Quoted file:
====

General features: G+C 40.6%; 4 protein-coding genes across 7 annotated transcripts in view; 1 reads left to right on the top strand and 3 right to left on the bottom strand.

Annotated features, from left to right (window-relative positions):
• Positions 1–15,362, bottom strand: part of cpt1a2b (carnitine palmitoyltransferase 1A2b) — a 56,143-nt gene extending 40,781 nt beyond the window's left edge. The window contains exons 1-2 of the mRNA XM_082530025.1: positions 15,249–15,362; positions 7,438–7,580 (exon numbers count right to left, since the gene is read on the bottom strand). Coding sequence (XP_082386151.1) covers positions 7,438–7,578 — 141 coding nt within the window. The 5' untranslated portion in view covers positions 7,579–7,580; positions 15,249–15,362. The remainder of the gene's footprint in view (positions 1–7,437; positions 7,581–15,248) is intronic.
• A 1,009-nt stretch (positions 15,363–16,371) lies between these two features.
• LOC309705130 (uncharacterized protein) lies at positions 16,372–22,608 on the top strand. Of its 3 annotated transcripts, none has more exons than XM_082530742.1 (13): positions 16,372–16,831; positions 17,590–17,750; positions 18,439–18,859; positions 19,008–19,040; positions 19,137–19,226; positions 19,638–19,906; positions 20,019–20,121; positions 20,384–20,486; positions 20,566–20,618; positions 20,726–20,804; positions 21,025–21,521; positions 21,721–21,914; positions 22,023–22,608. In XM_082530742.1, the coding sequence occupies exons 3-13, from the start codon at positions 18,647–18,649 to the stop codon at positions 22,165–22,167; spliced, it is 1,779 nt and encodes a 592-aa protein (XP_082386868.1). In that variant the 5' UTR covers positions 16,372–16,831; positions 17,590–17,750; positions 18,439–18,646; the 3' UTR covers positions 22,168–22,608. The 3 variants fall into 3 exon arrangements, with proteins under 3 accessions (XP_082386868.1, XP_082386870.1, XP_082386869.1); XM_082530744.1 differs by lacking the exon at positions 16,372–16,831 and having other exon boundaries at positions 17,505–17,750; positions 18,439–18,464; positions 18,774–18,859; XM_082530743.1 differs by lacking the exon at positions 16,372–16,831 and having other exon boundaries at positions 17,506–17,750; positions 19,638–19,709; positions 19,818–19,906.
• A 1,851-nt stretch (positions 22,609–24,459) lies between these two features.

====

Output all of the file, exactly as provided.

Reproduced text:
General features: G+C 40.6%; 4 protein-coding genes across 7 annotated transcripts in view; 1 reads left to right on the top strand and 3 right to left on the bottom strand.

Annotated features, from left to right (window-relative positions):
• Positions 1–15,362, bottom strand: part of cpt1a2b (carnitine palmitoyltransferase 1A2b) — a 56,143-nt gene extending 40,781 nt beyond the window's left edge. The window contains exons 1-2 of the mRNA XM_082530025.1: positions 15,249–15,362; positions 7,438–7,580 (exon numbers count right to left, since the gene is read on the bottom strand). Coding sequence (XP_082386151.1) covers positions 7,438–7,578 — 141 coding nt within the window. The 5' untranslated portion in view covers positions 7,579–7,580; positions 15,249–15,362. The remainder of the gene's footprint in view (positions 1–7,437; positions 7,581–15,248) is intronic.
• A 1,009-nt stretch (positions 15,363–16,371) lies between these two features.
• LOC309705130 (uncharacterized protein) lies at positions 16,372–22,608 on the top strand. Of its 3 annotated transcripts, none has more exons than XM_082530742.1 (13): positions 16,372–16,831; positions 17,590–17,750; positions 18,439–18,859; positions 19,008–19,040; positions 19,137–19,226; positions 19,638–19,906; positions 20,019–20,121; positions 20,384–20,486; positions 20,566–20,618; positions 20,726–20,804; positions 21,025–21,521; positions 21,721–21,914; positions 22,023–22,608. In XM_082530742.1, the coding sequence occupies exons 3-13, from the start codon at positions 18,647–18,649 to the stop codon at positions 22,165–22,167; spliced, it is 1,779 nt and encodes a 592-aa protein (XP_082386868.1). In that variant the 5' UTR covers positions 16,372–16,831; positions 17,590–17,750; positions 18,439–18,646; the 3' UTR covers positions 22,168–22,608. The 3 variants fall into 3 exon arrangements, with proteins under 3 accessions (XP_082386868.1, XP_082386870.1, XP_082386869.1); XM_082530744.1 differs by lacking the exon at positions 16,372–16,831 and having other exon boundaries at positions 17,505–17,750; positions 18,439–18,464; positions 18,774–18,859; XM_082530743.1 differs by lacking the exon at positions 16,372–16,831 and having other exon boundaries at positions 17,506–17,750; positions 19,638–19,709; positions 19,818–19,906.
• A 1,851-nt stretch (positions 22,609–24,459) lies between these two features.